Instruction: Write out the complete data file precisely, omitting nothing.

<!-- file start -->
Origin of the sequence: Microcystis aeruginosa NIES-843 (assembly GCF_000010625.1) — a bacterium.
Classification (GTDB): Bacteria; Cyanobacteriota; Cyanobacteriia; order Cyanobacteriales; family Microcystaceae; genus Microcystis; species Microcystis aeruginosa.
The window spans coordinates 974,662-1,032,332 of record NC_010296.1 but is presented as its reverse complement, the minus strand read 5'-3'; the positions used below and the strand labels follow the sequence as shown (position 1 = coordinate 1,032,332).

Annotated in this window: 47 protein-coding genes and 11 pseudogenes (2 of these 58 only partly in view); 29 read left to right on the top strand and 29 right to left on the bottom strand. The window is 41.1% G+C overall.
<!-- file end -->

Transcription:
Origin of the sequence: Microcystis aeruginosa NIES-843 (assembly GCF_000010625.1) — a bacterium.
Classification (GTDB): Bacteria; Cyanobacteriota; Cyanobacteriia; order Cyanobacteriales; family Microcystaceae; genus Microcystis; species Microcystis aeruginosa.
The window spans coordinates 974,662-1,032,332 of record NC_010296.1 but is presented as its reverse complement, the minus strand read 5'-3'; the positions used below and the strand labels follow the sequence as shown (position 1 = coordinate 1,032,332).

Annotated in this window: 47 protein-coding genes and 11 pseudogenes (2 of these 58 only partly in view); 29 read left to right on the top strand and 29 right to left on the bottom strand. The window is 41.1% G+C overall.